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'He Was A Rock Star': What Bernie Madoff's Life In Prison Is Like
Bernie Madoff had appealed to be released from prison early, due to his health issues.
Probably the most famous con artist in the world, Bernie Madoff left behind a long trail of destruction, ruining the financial fortunes — and lives — of many, many people. Madoff was sentenced to spend 150 years in prison in March 2009 for running the largest Ponzi scheme ever in the United States, but now, just a mere 11 years later, he's attempting all possible methods to get out of prison for good.
Lawyers for Madoff, the focus of the latest episode of "American Greed: Biggest Cons" airing Monday, August 3 at 10/9c on CNBC, appealed for compassionate release in 2019, citing need for palliative care.
"Bernie Madoff is an old man. He seemed like he was resigned to the fact he was going to die in prison — at some point, something changed. He has kidney disease, he has a heart condition, he is not doing well. In 2019, his lawyers claim that he was diagnosed with terminal kidney disease and has roughly 18 months to live," CNBC special correspondent Scott Cohn told "American Greed."
Madoff, now age 82, defrauded thousands of people out of billions of dollars with his investment scam. Surprisingly, some of his victims wrote letters to the judge in support of his early release in March 2020.
"We believe he has had enough opportunity to regret his actions," one letter read, according to "American Greed."
Perhaps unsurprisingly, a much larger number of Madoff victims, about 500, wrote letters opposing his release.
"Our lives, not just financially, but also emotionally and mentally and physically, were destroyed," a letter stated.
But despite Madoff's attempts to leave prison behind, he has had a rather comfortable experience behind bars, all things considering, sources told "American Greed."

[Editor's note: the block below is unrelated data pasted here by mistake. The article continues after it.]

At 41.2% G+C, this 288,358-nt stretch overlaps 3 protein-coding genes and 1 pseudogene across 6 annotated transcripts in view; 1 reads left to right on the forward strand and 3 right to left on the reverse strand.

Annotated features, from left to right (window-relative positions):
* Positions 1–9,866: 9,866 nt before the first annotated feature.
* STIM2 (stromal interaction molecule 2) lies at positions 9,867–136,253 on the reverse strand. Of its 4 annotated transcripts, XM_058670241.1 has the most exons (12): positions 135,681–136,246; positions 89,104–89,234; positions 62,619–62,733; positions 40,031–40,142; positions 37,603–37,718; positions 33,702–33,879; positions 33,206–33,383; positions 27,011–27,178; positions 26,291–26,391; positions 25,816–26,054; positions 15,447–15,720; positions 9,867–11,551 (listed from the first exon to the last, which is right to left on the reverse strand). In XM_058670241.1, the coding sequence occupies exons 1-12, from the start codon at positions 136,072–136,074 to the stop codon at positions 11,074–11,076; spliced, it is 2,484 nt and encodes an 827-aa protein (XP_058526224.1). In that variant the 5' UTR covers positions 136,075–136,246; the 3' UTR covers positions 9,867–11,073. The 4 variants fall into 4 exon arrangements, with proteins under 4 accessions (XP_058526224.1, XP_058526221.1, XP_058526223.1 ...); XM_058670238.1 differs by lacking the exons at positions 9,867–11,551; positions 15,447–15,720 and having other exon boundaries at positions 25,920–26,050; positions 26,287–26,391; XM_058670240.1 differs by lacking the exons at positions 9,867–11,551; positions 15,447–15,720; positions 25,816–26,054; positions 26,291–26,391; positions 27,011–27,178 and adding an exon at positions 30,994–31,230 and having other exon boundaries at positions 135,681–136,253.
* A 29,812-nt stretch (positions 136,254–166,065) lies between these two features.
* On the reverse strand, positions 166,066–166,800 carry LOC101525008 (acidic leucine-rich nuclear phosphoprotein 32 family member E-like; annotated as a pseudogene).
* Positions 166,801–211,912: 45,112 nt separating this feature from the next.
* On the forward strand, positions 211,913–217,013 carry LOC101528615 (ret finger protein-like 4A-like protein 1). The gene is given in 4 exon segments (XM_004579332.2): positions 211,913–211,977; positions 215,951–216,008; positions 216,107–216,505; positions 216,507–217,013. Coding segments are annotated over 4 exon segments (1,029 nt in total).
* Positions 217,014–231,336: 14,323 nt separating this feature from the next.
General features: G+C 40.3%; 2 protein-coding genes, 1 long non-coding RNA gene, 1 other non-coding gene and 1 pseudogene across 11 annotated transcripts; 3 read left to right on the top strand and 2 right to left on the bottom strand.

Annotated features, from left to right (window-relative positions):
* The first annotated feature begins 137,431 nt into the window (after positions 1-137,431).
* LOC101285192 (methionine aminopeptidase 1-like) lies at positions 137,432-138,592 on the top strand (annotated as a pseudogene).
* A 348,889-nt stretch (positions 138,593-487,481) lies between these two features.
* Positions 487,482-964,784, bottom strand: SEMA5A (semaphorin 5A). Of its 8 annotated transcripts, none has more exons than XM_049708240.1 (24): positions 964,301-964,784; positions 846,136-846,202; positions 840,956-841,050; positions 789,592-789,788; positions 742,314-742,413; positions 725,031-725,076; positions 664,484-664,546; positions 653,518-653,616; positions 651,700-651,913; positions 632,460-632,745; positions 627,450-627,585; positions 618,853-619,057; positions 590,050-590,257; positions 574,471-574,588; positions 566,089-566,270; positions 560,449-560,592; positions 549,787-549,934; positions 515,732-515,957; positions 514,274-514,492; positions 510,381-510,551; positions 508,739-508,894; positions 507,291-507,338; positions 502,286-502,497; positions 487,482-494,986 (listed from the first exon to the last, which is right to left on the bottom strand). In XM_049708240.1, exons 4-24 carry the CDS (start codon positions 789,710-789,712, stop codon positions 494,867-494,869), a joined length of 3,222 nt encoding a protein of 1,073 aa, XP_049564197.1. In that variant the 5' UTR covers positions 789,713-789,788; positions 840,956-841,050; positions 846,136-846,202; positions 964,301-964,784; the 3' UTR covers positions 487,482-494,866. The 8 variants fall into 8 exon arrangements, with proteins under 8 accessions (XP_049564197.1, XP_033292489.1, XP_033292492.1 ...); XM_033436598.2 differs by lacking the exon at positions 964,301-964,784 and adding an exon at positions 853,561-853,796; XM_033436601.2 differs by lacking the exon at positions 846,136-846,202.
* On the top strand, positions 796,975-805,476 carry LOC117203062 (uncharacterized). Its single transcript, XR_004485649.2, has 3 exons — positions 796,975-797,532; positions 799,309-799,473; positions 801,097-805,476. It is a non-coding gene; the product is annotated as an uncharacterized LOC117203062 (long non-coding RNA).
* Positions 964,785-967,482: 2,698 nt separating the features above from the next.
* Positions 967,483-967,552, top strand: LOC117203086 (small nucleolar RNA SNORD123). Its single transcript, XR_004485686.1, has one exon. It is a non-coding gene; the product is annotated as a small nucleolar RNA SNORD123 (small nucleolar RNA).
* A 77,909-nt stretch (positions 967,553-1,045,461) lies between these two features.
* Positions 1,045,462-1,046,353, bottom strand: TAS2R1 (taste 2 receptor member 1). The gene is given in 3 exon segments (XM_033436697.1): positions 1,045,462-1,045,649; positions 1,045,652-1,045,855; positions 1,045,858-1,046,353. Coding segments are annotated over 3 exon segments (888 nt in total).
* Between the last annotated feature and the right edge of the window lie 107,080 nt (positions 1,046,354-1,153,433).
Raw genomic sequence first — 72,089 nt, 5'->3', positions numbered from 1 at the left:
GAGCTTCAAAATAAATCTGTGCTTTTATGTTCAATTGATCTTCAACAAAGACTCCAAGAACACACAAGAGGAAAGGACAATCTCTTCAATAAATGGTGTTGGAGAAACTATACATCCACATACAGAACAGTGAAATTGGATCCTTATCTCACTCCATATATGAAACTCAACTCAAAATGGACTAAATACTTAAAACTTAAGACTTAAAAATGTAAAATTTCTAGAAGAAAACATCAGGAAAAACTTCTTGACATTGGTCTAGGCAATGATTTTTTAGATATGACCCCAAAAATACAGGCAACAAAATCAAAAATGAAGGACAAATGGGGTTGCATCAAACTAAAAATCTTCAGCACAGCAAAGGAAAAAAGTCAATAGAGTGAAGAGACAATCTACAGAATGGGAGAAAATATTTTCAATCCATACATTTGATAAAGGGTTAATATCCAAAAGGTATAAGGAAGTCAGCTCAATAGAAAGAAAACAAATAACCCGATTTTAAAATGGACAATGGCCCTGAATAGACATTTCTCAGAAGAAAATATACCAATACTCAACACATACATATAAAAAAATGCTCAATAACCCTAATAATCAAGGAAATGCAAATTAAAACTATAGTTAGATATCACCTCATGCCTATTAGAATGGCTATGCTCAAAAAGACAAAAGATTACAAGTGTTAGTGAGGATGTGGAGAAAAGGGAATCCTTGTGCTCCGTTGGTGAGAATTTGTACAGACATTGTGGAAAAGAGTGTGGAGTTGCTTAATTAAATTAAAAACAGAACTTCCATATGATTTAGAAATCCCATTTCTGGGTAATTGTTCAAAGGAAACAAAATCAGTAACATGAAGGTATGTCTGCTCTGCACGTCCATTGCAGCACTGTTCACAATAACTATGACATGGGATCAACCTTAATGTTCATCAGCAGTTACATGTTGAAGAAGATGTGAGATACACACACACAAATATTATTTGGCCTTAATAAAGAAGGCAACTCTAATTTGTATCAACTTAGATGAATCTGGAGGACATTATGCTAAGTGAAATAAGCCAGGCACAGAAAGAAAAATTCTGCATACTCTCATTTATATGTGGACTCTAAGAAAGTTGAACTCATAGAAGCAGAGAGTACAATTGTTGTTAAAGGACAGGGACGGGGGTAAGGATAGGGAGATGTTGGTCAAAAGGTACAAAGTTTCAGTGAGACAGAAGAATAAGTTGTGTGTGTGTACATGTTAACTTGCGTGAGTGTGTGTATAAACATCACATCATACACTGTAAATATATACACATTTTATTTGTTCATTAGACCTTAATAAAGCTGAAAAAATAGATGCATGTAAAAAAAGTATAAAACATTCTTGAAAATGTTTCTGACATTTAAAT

Madoff was the talk of Butner prison, Shawn Evans, a man who was serving 23 months for illegal possession of a firearm at Butner when Madoff arrived, explained to "American Greed" in an exclusive interview. The inmates treated him like a celebrity, and so did the guards, according to Evans.
“It's Mr. Madoff that, Mr. Madoff this, not 'Inmate' or your number ... They see him on the TV all the time. I wasn’t expecting for them to be all starstruck like that," he said.
Inmates sucked up to the notorious ex-financier, even asking him for stock tips. Some also asked him for autographs but he always refused, as he was worried his signature would end up on eBay and water down his brand, a source said, according to "American Greed."
At one point, Evans, too, decided to talk to Madoff — and came away the impression he was like a "nice old man."
After Evans asked Madoff about his adjustment to prison, Evans said, "He’s like, 'It’s life, I’m dealing with it.' He had the same concerns as everybody else, wondering how his family is doing and stuff like that. He was taking it all in stride, you know, like it was no big deal."
Madoff even got a job at Butner to keep himself busy and make money, working in the prison cafeteria where he cleaned and handed out inmates' lunches. Apparently, he loathed this line of work, as he had to lift heavy cases of soda, which isn't particularly easy for a frail old man.
In general, though, Madoff seemed to be fairly respected at Butner, according to Evans. And Butner itself isn't a bad prison overall, according to Steve Fishman, a New York magazine reporter
"Butner looks like a college campus, it's got lawns and trimmed hedges ... Butner is a great place to end up," Fishman told "American Greed."
And Fishman repeated Evans' sentiments about Madoff's entrance at Butner: "He was a rock star."
But despite the respect afforded to him and the fairly comfortable (for a prison) environment, Madoff is seemingly determined to get out. In summer 2020, Judge Denny Chin denied Madoff's appeal for compassionate release, writing, "When I sentenced Mr. Madoff in 2009, it was fully my intent that he live out the rest of his life in prison. Nothing has happened in the 11 years since to change my thinking."
Madoff has since appealed to President Trump for clemency, in what "American Greed" described as a "long shot" bid.
For more on the Madoff case, including exclusive interviews with his victims, more details about his time in prison, and a look into the recovery process of the billions Madoff stole, watch "American Greed: Biggest Cons" on CNBC on Monday, August 3 at 10/9c.